How do you define trauma?
Trauma is a personal response to a tragedy that occurs due to a traumatic incident such as a death in the family, family separation, divorce, abuse, neglect, injuries, car accidents and failed surgeries. After a traumatic event, shock and denial set in. This is a way of our body and mind alerting us to the devastating incident
How do I know I am experiencing trauma?
Flashbacks of a particular event in question are the most obvious signs you are dealing with trauma.
Symptoms of trauma are:
- Shock, denial, or disbelief.
- Confusion, difficulty concentrating.
- Anger, irritability, mood swings.
- Anxiety and fear.
- Guilt, shame, self-blame.
- Withdrawing from others.
- Feeling sad or hopeless.
How do I deal with trauma in a healthy way?
It's important to have a healthy support structure by identifying with family and friends. Dr Bosman will assist by strengthening your family support structure when acknowledging the negative emotions from the traumatic event.
Dr Bosman utilises Brainspotting and talk therapy to gather more information about the traumatic event. Brainspotting is a relatively modern psychological technique that allows patients to move through their subconscious to access painful memories from the past. The therapist, David Grand, was the first mental health professional to develop Brainspotting by working with trauma survivors. The approach is (largely) very effective for several mental health concerns
Using a pointer, Dr Bosman helps redirect your eyes to tap into negative emotions due to trauma from the event. This is done to locate specific “brain spots" accessed through particular eye positioning that activate traumatic emotions.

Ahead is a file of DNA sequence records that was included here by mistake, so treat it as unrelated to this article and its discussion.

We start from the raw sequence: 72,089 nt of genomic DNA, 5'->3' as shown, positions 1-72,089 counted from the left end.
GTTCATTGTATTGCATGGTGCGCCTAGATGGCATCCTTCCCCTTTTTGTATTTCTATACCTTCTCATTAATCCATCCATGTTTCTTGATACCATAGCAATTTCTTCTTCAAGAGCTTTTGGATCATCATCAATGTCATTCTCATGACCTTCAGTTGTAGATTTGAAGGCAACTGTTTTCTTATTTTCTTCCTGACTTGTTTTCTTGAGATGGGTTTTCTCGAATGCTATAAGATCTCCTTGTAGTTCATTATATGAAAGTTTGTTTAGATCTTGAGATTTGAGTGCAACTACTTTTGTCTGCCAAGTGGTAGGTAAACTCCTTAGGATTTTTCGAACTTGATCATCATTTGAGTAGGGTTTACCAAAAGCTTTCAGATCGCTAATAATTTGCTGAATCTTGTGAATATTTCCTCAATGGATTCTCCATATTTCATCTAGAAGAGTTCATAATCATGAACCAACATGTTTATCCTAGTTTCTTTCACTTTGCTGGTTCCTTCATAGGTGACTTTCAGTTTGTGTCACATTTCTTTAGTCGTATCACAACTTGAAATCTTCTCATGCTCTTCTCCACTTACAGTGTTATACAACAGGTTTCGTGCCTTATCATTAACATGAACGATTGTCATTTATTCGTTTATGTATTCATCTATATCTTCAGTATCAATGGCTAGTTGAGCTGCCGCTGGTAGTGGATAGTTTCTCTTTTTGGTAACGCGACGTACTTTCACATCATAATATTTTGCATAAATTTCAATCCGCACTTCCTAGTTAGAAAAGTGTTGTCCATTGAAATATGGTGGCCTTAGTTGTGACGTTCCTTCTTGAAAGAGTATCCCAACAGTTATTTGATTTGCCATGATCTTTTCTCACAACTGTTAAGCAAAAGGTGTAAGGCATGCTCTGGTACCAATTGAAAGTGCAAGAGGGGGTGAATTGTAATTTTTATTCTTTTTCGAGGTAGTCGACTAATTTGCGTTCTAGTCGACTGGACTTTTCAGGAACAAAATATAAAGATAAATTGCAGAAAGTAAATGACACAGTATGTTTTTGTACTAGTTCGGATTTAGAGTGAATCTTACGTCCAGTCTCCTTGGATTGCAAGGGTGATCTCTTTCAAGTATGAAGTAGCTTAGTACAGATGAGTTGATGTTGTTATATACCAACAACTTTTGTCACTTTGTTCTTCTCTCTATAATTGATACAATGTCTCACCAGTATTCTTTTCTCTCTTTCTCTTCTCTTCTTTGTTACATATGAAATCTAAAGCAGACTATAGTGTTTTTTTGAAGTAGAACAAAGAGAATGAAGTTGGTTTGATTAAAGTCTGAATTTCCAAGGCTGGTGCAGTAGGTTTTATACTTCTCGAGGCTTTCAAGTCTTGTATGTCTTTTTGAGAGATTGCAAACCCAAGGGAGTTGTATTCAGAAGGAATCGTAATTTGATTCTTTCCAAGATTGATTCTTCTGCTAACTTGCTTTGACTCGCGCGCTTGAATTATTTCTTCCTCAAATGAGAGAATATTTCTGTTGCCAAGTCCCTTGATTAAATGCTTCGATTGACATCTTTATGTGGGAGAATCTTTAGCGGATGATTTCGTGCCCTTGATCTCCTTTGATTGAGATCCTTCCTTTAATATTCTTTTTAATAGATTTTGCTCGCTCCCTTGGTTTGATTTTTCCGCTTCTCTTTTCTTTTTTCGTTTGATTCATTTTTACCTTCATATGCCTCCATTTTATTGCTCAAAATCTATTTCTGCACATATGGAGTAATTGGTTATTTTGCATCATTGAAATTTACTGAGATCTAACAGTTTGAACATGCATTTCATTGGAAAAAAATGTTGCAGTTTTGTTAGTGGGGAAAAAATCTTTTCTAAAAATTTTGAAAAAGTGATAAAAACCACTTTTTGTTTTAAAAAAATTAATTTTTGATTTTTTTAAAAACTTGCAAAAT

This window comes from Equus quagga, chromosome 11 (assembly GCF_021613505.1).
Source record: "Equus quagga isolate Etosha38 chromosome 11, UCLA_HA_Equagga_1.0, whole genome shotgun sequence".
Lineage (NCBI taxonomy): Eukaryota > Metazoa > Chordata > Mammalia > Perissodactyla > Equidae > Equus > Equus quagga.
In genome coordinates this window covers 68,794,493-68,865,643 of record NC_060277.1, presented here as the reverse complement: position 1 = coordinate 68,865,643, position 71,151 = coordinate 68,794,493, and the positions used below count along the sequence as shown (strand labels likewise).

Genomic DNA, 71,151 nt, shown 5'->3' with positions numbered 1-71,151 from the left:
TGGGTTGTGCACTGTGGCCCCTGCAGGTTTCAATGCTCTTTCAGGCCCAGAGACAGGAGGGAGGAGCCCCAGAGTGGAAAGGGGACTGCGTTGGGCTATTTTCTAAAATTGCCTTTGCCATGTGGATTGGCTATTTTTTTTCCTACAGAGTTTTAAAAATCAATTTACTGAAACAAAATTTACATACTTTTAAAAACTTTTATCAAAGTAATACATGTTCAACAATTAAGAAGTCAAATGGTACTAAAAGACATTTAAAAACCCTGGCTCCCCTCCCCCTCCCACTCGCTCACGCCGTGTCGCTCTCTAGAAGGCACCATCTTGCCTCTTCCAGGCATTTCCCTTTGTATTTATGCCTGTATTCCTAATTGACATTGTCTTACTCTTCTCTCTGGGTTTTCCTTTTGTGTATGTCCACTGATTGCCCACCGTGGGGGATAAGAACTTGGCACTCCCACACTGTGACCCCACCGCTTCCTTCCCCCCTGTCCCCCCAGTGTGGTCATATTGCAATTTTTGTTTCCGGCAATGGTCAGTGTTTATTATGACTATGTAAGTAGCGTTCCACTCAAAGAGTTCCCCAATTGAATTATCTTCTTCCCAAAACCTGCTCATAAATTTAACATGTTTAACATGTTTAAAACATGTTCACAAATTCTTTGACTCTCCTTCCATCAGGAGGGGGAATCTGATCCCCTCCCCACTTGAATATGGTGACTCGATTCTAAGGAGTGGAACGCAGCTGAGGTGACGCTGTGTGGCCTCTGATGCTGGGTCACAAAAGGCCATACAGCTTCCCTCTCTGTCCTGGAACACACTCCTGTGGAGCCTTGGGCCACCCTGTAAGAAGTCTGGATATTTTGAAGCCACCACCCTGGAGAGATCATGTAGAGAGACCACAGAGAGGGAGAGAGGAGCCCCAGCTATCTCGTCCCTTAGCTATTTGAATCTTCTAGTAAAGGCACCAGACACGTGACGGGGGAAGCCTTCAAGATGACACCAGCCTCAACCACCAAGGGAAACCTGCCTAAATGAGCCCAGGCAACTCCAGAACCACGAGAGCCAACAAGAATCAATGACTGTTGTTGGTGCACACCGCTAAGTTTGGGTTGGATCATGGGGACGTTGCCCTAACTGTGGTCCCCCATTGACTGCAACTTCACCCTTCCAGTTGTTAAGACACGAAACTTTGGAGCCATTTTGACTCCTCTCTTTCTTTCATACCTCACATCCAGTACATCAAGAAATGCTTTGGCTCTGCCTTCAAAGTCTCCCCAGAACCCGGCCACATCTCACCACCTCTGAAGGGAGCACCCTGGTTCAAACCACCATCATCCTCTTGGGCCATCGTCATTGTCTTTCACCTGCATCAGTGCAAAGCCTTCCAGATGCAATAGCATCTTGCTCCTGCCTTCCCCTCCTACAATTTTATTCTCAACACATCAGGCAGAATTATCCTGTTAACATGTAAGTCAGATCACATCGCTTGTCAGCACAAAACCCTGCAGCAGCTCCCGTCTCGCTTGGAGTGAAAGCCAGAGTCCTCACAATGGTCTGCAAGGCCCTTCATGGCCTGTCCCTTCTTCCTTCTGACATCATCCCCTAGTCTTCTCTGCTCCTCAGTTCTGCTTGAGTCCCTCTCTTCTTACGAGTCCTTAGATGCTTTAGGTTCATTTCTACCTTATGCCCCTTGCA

What are the risks involved when living with unresolved trauma?
There are severe repercussions involved when trauma is not dealt with. Trauma is instead stored in the body, and as a result, the brain’s functions change. Physical symptoms can therefore manifest from this, and as a result, you may experience nausea and headaches.
How can Dr Bosman help?
Dr Bosman will first encourage you to confront your emotions and help you prioritise self-care. However, the issues need to be dealt with first to avoid unnecessary pressure.
Dealing with trauma involves going through the five stages (Kubler-Ross model) of it: denying the state of trauma, getting angry over the incident, imagining what you could have done to stop the event from happening, getting depressed over the incident and finally, accepting what happened.
Through Brainspotting and other resolution techniques, Dr Bosman will help you come to terms with the traumatic event and accept the situation for what it is. Of course, the recovery process is gradual, so it takes time to heal from trauma, but there is still hope that one day you will be free from this terrible cycle of grief.